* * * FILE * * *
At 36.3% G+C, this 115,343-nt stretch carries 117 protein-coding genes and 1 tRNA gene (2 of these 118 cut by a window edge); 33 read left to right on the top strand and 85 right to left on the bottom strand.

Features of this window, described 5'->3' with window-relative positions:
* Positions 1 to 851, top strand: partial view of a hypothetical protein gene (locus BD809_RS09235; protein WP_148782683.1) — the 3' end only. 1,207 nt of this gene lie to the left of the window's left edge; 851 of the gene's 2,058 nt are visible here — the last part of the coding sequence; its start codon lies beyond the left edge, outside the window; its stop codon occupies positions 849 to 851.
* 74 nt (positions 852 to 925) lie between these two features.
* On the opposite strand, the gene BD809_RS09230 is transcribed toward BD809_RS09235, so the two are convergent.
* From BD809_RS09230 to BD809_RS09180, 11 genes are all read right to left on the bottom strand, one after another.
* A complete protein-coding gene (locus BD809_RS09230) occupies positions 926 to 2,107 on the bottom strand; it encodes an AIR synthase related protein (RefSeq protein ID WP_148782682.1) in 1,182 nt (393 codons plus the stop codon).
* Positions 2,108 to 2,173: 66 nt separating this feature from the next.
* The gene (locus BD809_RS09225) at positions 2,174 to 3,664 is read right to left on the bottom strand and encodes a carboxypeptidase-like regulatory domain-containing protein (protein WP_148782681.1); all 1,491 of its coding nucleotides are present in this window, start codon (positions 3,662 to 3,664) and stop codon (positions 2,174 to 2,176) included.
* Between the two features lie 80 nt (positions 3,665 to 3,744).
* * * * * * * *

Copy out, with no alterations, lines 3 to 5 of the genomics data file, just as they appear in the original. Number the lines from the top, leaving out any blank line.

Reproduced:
* Positions 1 to 851, top strand: partial view of a hypothetical protein gene (locus BD809_RS09235; protein WP_148782683.1) — the 3' end only. 1,207 nt of this gene lie to the left of the window's left edge; 851 of the gene's 2,058 nt are visible here — the last part of the coding sequence; its start codon lies beyond the left edge, outside the window; its stop codon occupies positions 849 to 851.
* 74 nt (positions 852 to 925) lie between these two features.
* On the opposite strand, the gene BD809_RS09230 is transcribed toward BD809_RS09235, so the two are convergent.